False economies

An article in today’s Portland Press Herald, Recipe for survival: Shoppers switch to less expensive food this morning sent me over the deep end.  The reporter followed a couple on a shopping trip to the grocery store while they selected groceries intended to save money.  The couple chose boxed mac and cheese and chili, etc., on sale– a big savings, NOT.  The story went on to say that sales of instant mashed potatoes and pancake mix are increasing as people economize.  Pancake mix, I ask you!  At least most of the comments from readers pointed out the false economy in selecting processed food.  This is why we should be requiring every student to take a home economics class in school, where the curriculum is REALLY home economics — budgeting, meal planning, scratch cooking, etc.

And just in case, here’s a basic pancake recipe:

2 c flour
2 t baking powder
1/4 t salt
1 T sugar
2 eggs
1 1/2 to 2 cups milk
2 T melted butter or oil

Beat eggs with 1 1/2 c milk and butter.  In a separate bowl, mix dry ingredients.  Gently stir dry ingredients into milk/egg mixture until just mixed, lumps are ok. If it seems too thick add milk.

Heat skillet until a drop of water skitters across the surface. Add a drizzle of oil, spread it across pan.  Ladle batter into the size pancake you prefer.  Cook about 3 minutes until bubble form on surface and underside is browned.  Flip and brown to your liking.  Keep warm in oven or serve immediately.

Easy peasy.


8 Responses to “False economies”

  1. Weez Says:


  2. nancybond Says:

    I agree. There are many other ways to economize and “cut back” without sacrificing nutrients. Processed, packaged foods are seldom less expensive than those made from scratch, in my experience.

  3. Giddy Says:

    Oh! Don’t even get me started! A bag of onions, a bag of *real* potatoes, a bag of carrots, a bag of dried beans and a pound of inexpensive beef and a chicken will give a whole family dinner for days. And, it doesn’t have any of those awful things you read on the labels of those packaged, processed foods.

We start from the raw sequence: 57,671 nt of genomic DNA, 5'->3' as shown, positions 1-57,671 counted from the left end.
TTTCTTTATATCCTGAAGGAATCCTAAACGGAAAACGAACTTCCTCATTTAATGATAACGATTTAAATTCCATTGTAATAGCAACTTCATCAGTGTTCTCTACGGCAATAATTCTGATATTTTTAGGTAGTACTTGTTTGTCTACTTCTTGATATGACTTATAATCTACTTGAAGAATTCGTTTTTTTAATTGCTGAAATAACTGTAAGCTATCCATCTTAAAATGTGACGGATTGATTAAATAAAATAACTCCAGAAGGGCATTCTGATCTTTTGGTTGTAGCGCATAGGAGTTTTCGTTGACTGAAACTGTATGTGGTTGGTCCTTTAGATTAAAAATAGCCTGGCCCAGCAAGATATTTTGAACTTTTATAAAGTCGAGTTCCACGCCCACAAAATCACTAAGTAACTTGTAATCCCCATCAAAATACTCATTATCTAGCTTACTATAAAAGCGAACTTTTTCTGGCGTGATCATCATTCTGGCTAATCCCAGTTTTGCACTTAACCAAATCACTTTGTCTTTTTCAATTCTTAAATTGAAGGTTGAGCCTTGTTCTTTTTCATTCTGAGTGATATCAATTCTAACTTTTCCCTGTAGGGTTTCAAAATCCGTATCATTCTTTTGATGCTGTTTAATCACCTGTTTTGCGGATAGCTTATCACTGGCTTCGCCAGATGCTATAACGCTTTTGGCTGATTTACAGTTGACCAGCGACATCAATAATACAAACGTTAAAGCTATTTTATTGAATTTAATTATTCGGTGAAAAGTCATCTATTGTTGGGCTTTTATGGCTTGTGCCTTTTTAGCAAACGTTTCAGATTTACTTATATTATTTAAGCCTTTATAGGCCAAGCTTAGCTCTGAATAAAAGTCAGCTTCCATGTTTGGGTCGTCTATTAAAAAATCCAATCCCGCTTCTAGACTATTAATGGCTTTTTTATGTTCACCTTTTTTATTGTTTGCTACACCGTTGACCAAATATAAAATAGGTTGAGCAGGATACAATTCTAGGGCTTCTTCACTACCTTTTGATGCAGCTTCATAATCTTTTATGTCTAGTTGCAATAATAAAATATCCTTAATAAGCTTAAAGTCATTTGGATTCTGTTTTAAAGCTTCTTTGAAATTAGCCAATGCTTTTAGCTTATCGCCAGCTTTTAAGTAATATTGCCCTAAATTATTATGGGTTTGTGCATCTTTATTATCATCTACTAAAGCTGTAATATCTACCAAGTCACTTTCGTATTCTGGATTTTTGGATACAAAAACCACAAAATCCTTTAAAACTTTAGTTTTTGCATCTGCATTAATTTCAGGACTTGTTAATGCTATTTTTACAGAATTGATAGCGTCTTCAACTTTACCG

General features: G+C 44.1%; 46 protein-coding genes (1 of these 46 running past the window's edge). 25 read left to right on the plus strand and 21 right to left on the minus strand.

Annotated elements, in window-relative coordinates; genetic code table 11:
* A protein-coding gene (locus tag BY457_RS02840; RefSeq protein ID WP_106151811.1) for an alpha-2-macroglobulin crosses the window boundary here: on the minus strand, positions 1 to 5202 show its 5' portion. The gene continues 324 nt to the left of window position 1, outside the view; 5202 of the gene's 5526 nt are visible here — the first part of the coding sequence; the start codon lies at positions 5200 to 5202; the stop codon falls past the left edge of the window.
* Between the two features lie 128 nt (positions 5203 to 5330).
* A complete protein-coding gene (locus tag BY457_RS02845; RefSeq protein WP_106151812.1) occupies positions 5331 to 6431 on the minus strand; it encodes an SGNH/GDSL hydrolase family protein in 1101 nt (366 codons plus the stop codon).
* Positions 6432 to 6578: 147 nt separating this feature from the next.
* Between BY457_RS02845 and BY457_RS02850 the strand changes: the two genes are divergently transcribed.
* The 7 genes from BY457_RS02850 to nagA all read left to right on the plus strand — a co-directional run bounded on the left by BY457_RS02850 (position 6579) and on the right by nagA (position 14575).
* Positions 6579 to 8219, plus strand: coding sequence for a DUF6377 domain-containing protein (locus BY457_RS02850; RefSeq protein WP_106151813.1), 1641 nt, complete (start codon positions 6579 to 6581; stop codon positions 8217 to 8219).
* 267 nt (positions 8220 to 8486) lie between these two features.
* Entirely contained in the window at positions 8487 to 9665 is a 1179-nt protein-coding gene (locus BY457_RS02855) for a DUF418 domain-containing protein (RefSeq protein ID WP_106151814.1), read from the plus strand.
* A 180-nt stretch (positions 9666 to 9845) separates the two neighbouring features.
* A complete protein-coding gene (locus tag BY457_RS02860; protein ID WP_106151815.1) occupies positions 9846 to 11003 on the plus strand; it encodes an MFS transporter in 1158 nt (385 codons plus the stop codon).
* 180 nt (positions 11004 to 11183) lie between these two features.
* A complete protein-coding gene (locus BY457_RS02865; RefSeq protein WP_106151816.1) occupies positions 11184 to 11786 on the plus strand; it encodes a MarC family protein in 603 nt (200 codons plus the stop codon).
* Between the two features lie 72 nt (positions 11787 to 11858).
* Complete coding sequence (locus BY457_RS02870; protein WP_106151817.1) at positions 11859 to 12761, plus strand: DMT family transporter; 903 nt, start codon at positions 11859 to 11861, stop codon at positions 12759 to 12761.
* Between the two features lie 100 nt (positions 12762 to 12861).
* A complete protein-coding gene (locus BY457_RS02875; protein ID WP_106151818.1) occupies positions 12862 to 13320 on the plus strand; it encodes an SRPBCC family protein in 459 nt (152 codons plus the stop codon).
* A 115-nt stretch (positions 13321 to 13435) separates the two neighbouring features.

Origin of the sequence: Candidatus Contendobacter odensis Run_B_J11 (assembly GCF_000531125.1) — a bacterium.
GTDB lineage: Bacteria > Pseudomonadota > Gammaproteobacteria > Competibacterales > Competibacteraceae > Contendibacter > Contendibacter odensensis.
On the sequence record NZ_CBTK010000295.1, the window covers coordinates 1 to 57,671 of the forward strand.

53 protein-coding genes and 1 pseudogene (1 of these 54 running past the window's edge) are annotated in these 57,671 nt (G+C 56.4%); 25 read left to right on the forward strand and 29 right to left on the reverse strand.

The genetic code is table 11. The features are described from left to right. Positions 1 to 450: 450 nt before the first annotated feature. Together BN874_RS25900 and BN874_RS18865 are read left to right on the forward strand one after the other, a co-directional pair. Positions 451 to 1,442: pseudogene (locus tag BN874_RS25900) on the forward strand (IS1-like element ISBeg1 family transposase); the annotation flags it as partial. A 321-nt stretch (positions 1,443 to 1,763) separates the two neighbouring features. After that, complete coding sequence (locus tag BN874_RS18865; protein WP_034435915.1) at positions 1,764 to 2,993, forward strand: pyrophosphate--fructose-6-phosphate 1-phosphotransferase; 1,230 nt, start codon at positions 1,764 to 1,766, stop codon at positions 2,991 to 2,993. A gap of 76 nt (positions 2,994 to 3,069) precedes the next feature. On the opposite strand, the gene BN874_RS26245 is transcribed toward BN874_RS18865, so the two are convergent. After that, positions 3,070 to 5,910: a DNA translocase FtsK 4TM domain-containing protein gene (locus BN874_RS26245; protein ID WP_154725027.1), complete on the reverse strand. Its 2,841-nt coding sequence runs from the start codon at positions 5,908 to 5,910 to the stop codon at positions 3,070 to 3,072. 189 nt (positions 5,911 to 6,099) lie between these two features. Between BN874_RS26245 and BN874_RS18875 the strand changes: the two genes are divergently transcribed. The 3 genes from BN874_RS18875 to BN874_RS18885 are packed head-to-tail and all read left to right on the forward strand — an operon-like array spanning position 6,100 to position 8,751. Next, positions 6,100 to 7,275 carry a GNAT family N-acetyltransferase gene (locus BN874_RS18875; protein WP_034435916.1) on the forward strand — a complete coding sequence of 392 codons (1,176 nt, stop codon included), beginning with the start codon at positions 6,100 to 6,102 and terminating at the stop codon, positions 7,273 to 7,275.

4. ProfTheory Says:

    I’m surprised they didn’t suggest going to the economy menu at a fast food joint! No I’m not recommending it for truly budget minded shoppers.

    It sounds like the suggestions were for the “I don’t know how to (can’t be bothered with) boil water” types. I agree that Home Economics should be a requirement for boys and girls. In the dark days of yore it was only required of girls to take it and the boys would take shop. I guess the rational was the girls would become home makers and the guys would bring home the bacon. Them days are long gone – thankfully.

    They should also cover some basic gardening skill so that even if they don’t have a yard they can still grow some spices in a pot.

  5. frontporch123 Says:

    As an “old lady” I find it funny to see people buying processed food. I grew up in a time where there was only a small area with potato chips, pretzels and cheetos…now there’s a whole aisle! Ditto soda! I remember talk about food coming in boxes “dried” and no one thought they’d last. It’s so much easier to cook real food too! My father (who couldn’t cook and would be 110 this year) taught me how to make great pancakes! Ahh, the memories! Love to you all!
    Aunt Janet

  6. Beth Says:

    And serve with blueberry syrup from Pleasant Pond Orchard! I agree wholeheartedly with you on home ec in school again. Maybe with our current economy we will see the return of these important life skills back in the classroom.

  7. Renee Says:

    The Cincinnati paper ran a story a few months back about a local activist showing how hard it is to live on the food stamp allowance. As I recall, she ate hot dogs and maybe saltines and was hungry all the time. Duh. Not that it’s easy to survive on the tiny food stamp allowance, but she didn’t actually COOK anything for her week test. No rice, beans, potatoes, carrots, cabbage (the stuff my Depression-era mom cooked all the time — with the exception of rice). We’d all be better off if all kids took a real home economics class, learned basic cooking, how to sew a button, balance a checkbook. And they’d learn “cooking” isn’t a dirty word, and doesn’t mean nuking a plastic bag full of dubious ingredients.

Comments are closed.

%d bloggers like this: